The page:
Home >Market >Mark-to-market >The R-Com-Reliance Jio deal: more questions than answers

Shares of Reliance Communications Ltd (R-Com) have risen 8% in the past two trading sessions, on hopes that the company would gain from a tie-up with Reliance Jio Infocomm Ltd for sharing and trading radio spectrum. R-Com’s investors have, on numerous occasions, displayed a tendency to put the cart before the horse, only to be disappointed later.

As such, one can dismiss the recent rally as a case of another burst of irrational exuberance. After all, the government has not yet notified the fine print for spectrum trading.

In this particular case, investor hopes have been lifted by statements made by R-Com chairman Anil Ambani at this week’s annual general meeting. He told shareholders that the company is in advanced talks with Reliance Jio for spectrum sharing and trading.

As far as spectrum sharing goes, the rules notified by the government look prohibitive, points out an analyst with a domestic institutional brokerage firm. For instance, the two companies can only share spectrum in circles where they both already have spectrum in the same frequency.

Besides, there are other limitations such as combining resources and using common equipment such as base transceiver stations. Since Reliance Jio already has adequate spectrum in the 800 megahertz (MHz) frequency in 10 circles, it is unlikely to go through these structuring issues involved in sharing, says the analyst.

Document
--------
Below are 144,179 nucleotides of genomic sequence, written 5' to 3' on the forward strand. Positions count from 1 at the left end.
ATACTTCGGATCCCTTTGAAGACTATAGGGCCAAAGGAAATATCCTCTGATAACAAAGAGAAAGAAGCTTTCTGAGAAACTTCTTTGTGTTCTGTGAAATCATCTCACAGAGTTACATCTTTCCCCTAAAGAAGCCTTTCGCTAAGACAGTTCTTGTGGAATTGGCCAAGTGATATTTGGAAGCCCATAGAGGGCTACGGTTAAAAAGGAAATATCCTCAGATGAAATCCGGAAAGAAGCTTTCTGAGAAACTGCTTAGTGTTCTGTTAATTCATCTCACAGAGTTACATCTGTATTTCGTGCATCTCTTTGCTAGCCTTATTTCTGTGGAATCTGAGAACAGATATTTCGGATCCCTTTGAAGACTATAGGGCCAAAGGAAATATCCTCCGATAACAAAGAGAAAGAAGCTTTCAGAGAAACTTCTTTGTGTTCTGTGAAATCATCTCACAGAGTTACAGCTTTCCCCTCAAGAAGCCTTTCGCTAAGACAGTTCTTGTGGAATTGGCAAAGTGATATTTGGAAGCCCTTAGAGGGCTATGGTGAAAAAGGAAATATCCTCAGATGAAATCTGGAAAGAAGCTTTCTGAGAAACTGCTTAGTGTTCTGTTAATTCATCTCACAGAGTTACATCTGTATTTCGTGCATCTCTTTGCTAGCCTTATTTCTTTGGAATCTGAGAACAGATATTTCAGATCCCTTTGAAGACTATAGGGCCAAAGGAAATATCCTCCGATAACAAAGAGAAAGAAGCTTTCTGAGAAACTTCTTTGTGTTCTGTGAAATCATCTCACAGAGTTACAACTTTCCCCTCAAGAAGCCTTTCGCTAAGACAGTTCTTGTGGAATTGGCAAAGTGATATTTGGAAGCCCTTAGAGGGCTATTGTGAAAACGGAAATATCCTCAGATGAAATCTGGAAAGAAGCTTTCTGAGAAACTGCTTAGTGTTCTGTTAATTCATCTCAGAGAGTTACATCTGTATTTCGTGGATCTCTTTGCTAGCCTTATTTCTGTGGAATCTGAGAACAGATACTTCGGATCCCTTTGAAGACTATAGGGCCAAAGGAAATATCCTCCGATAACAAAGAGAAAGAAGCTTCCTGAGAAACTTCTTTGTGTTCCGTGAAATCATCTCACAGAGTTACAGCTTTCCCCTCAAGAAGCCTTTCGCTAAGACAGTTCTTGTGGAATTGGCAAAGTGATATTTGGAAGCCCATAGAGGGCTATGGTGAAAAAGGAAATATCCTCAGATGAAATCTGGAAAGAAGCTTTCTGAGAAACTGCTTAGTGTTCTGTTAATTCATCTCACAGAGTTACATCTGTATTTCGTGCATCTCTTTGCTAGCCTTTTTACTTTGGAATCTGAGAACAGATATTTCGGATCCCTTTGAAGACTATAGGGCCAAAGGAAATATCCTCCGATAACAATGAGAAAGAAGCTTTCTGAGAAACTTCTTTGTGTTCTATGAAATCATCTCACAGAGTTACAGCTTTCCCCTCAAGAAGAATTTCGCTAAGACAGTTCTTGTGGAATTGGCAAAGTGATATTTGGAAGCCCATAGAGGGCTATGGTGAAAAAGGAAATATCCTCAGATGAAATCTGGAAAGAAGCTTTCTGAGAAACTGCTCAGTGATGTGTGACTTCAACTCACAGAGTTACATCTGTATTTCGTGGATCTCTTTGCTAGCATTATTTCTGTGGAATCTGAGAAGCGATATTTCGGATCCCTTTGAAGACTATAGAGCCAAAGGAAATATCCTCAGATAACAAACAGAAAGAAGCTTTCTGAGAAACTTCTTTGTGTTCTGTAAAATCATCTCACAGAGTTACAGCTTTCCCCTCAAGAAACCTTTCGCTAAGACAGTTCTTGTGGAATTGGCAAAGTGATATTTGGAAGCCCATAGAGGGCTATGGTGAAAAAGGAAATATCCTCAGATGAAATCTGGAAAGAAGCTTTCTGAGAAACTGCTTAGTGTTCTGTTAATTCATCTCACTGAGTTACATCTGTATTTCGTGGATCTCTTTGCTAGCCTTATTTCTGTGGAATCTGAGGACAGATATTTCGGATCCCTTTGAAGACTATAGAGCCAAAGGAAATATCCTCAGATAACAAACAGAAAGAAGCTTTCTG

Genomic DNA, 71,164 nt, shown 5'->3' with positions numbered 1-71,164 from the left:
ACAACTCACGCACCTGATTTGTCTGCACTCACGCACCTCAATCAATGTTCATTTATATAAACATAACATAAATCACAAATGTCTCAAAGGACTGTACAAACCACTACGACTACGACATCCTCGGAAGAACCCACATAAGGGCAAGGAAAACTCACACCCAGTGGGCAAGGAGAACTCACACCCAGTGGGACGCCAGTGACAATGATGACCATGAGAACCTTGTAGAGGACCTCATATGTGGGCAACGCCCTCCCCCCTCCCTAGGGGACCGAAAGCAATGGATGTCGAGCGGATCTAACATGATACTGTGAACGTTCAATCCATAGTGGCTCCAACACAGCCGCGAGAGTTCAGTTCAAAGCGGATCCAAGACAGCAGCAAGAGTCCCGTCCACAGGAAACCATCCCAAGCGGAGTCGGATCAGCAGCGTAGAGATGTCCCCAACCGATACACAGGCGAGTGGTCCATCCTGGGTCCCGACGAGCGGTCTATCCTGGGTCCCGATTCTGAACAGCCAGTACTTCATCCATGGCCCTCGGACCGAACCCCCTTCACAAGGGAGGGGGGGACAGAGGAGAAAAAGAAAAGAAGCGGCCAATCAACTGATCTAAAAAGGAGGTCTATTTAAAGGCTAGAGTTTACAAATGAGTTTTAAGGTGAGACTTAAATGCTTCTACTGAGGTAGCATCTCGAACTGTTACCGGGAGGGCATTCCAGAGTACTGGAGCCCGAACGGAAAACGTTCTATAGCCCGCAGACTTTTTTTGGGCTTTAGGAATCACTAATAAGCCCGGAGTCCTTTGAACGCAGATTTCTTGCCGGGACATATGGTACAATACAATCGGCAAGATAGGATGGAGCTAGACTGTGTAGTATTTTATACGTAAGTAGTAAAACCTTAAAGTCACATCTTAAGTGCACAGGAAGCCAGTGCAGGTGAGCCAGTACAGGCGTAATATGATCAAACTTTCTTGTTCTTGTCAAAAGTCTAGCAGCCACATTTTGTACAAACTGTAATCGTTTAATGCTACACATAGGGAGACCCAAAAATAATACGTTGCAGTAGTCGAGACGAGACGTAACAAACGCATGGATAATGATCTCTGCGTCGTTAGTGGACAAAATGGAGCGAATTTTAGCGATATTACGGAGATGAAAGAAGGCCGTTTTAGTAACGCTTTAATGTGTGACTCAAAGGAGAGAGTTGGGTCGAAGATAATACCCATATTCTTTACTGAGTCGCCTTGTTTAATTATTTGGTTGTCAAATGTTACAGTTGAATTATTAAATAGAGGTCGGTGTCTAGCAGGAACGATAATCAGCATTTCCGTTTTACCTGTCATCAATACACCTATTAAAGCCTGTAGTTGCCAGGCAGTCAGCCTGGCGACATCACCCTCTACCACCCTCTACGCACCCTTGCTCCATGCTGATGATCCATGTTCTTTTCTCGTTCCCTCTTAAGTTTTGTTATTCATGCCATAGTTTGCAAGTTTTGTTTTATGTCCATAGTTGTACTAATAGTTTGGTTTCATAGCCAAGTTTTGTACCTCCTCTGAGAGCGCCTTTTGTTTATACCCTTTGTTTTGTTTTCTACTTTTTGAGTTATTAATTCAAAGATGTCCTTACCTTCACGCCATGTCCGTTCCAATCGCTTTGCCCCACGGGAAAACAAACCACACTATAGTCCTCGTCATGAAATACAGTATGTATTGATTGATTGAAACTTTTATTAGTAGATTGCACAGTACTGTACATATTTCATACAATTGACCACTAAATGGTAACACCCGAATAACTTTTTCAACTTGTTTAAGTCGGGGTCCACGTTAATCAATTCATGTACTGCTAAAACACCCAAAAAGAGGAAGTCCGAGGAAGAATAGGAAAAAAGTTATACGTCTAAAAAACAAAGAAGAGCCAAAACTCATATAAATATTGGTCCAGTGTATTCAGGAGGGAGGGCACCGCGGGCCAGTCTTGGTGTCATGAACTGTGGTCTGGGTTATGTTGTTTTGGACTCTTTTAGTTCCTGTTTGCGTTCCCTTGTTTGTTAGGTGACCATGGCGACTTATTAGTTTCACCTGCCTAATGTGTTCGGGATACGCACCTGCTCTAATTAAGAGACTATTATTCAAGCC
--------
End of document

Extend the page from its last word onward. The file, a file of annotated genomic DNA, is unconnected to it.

R-Com can hope to gain by selling its contiguous 800MHz spectrum to Reliance Jio in other circles. After all, if the latter intends to make a decent launch with voice over LTE (fourth generation), it requires spectrum in this band in as many circles as possible. Without it, it may end up with a data-centric offering. Besides, of the 10 circles it already has this spectrum in, six are in so-called C-level circles, which are the least lucrative in terms of revenue potential.

But again, there are a number of imponderables.

For starters, the exact spectrum trading rules aren’t yet known. Also, Reliance Jio will have to factor in costs of liberalizing the spectrum, and paying other spectrum charges et al as part of its overall acquisition cost. In addition, since R-Com’s current revenues from data cards (dongles) will be at risk, it will price this in as well. It’s only if it manages to get a decent premium over all of this that the deal will make sense.

There is also the related uncertainty of what R-Com plans to do with the proposed Sistema Shyam TeleServices Ltd acquisition. It could well continue the data cards business using Sistema’s spectrum, if it ends up selling its own spectrum to Reliance Jio. But the $64 million question is what will be the cost associated with this acquisition. Will the equity dilution take the sheen away for existing investors?

In sum, the company’s advanced talks with Sistema and Reliance Jio raise more questions than answers. Investors should also remember that while R-Com has had many such mini-rallies in its shares, the bottomline is that in the past two years, the shares have more than halved.

The writer does not own shares in the above-mentioned companies.

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